But I wanted to talk a little bit about what you're doing to fix this, because I know it's been an adventurous and inspiring, and sort of rapidly changing culture at Culture Amp.
Nick: Yeah, culture change of the culture company is interesting.
Stef: Yeah, yeah. And so can you tell us a little bit about this journey?
Like what needs to happen to find that product market fit?
What has already happened and what are you doing more around that?
Nick: So I think there's some tactical things that we're doing and then there's some motivational things that we're doing as well.
So I'll talk to the tactical first, and those are a bit more obvious and literal.
So that's focusing on things like data literacy.
And so we're looking at do we buy in or do we write some kind of course to just scale up all our dated consumers and ideally data producers on data literacy.
So they have that confidence in themselves to know that when they're pulling data you know, they understand correlation and causation. They understand some of the common pitfalls outliers in data that are pretty easy to fall into. And they have that confidence that when they're pulling it, they're probably pretty accurate, they're getting pretty confident with things.
But like I came back to before we could offer these courses and I think if we put it out today, we could buy the best course and the best university in the world and make it super interesting and really fun.
And our PMs will do it and they will really like it, but I don't think that they'll apply it right away, and that's not a fault of their own or anything, it's actually a challenge in our data culture.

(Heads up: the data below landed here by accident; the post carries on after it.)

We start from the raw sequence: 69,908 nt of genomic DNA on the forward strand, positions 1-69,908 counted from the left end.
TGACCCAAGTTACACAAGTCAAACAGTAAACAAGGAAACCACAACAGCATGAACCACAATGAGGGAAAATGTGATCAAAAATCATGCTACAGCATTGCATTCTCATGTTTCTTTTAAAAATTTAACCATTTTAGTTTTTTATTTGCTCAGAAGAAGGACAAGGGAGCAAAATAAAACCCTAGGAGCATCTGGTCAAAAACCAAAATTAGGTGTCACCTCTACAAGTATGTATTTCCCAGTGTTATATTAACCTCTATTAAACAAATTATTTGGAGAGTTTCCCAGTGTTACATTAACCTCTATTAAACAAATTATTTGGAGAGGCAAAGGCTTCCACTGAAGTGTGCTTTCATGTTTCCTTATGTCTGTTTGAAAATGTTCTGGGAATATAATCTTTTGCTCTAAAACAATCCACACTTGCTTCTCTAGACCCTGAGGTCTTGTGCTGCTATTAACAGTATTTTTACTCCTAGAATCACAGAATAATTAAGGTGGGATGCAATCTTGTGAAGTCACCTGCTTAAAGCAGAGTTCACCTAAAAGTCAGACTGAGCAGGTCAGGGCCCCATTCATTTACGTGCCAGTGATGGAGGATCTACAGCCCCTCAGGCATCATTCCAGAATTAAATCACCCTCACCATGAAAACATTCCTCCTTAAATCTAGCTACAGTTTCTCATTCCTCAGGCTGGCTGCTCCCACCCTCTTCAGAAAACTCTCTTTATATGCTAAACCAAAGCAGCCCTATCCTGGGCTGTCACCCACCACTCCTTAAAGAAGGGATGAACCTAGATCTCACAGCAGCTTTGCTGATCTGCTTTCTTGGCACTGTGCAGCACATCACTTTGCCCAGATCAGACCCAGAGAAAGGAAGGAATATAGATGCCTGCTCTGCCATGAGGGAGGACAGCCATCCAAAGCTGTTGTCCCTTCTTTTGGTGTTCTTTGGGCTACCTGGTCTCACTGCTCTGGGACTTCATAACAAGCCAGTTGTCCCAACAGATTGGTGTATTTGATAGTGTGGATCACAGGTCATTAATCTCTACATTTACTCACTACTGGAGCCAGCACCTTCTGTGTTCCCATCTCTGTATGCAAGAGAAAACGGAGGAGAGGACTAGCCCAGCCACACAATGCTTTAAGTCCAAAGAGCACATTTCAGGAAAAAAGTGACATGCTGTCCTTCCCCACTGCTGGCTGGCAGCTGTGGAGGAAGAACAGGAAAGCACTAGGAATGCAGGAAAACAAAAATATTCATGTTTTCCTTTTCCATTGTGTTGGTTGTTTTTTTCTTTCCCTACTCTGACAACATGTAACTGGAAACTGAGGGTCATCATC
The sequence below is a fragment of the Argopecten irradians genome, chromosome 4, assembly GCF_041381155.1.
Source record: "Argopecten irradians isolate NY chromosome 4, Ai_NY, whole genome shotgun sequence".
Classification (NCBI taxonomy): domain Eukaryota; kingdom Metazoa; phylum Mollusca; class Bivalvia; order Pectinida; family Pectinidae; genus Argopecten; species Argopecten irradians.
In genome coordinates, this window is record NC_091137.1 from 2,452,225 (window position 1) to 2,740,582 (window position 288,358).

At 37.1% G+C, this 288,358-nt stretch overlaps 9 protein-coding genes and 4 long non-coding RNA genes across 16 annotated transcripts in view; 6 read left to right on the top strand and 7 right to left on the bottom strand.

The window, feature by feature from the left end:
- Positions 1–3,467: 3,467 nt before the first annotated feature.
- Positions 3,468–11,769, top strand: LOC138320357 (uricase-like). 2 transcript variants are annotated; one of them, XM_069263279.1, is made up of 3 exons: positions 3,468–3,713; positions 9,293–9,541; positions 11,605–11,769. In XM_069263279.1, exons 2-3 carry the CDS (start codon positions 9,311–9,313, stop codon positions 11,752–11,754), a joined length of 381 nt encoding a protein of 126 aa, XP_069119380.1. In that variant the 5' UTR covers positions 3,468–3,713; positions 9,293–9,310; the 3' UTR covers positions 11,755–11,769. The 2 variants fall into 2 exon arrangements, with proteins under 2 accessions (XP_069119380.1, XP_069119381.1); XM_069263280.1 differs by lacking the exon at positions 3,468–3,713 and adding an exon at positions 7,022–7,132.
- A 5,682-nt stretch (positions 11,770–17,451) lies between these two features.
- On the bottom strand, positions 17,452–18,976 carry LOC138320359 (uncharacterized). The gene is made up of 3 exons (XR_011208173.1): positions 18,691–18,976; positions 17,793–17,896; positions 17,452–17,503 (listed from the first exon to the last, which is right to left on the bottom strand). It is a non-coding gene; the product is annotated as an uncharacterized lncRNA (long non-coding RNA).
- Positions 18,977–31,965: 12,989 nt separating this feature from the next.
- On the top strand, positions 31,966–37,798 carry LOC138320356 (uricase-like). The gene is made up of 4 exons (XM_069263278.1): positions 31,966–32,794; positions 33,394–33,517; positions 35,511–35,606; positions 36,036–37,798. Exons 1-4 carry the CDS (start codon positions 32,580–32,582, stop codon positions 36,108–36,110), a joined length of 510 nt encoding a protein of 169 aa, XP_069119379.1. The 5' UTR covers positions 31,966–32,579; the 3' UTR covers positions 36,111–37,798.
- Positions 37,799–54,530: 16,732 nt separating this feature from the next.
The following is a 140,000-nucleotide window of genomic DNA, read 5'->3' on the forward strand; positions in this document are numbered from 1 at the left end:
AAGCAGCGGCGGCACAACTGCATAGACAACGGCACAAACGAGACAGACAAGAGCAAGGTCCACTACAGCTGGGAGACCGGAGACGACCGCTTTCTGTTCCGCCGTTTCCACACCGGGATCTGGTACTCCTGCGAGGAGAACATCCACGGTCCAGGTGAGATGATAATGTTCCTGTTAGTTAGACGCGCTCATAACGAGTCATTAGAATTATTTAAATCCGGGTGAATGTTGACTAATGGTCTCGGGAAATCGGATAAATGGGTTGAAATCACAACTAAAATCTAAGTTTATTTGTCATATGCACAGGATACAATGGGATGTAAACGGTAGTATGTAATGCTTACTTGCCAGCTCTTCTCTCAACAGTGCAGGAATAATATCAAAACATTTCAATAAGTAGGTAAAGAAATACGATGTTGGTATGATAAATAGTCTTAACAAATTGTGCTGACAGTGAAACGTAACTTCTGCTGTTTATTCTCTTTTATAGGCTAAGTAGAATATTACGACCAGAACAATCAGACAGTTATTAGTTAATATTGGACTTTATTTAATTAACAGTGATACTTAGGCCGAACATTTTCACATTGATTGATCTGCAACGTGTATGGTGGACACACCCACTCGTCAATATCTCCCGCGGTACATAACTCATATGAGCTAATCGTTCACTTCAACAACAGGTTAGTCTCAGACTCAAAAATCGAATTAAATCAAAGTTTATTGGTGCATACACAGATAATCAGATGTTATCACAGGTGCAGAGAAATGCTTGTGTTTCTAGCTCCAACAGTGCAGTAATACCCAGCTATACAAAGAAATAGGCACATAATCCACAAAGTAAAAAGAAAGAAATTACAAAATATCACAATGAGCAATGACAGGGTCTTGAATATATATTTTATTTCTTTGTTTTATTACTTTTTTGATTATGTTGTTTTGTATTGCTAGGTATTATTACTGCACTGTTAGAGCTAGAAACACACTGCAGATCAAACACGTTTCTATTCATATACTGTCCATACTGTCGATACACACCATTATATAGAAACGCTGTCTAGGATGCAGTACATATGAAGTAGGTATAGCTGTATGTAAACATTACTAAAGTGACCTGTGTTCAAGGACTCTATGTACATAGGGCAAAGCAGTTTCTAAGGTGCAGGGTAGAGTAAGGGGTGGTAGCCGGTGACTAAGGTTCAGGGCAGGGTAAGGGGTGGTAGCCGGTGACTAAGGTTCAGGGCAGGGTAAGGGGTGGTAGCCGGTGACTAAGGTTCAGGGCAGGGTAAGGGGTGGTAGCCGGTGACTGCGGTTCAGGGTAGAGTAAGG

It's like, we need to fix this problem of incentives, like we need to build this world where our product teams care about data enough, that there's a pool for this stuff rather than a push.
There's always going to be a little bit of a push, you always going to push some things out, you know, enforce some things.
But I think if you go too far in the push end, it's like, well you got to executive, can you enforce things and you say everything has to be done this way.
And I think I'd like to borrow a term for economics, it's basically rent seeking behavior.
Like it just, no one likes to be forced to do something and I think that's why it's really critical to build a culture where people are the incentives and the interest in pulling data in the first place.
And then the things like focusing data literacy, friction data quality become more important.
Stef: Yeah, it's like this, it's the top down sales versus bottom off.
It's just easier to sell stuff when there's already buy-in and interest in sort of the smaller stuff and you've seen adoption.
I remember you also mentioned or I guess like maybe a up question of this, what does that look like then in practice?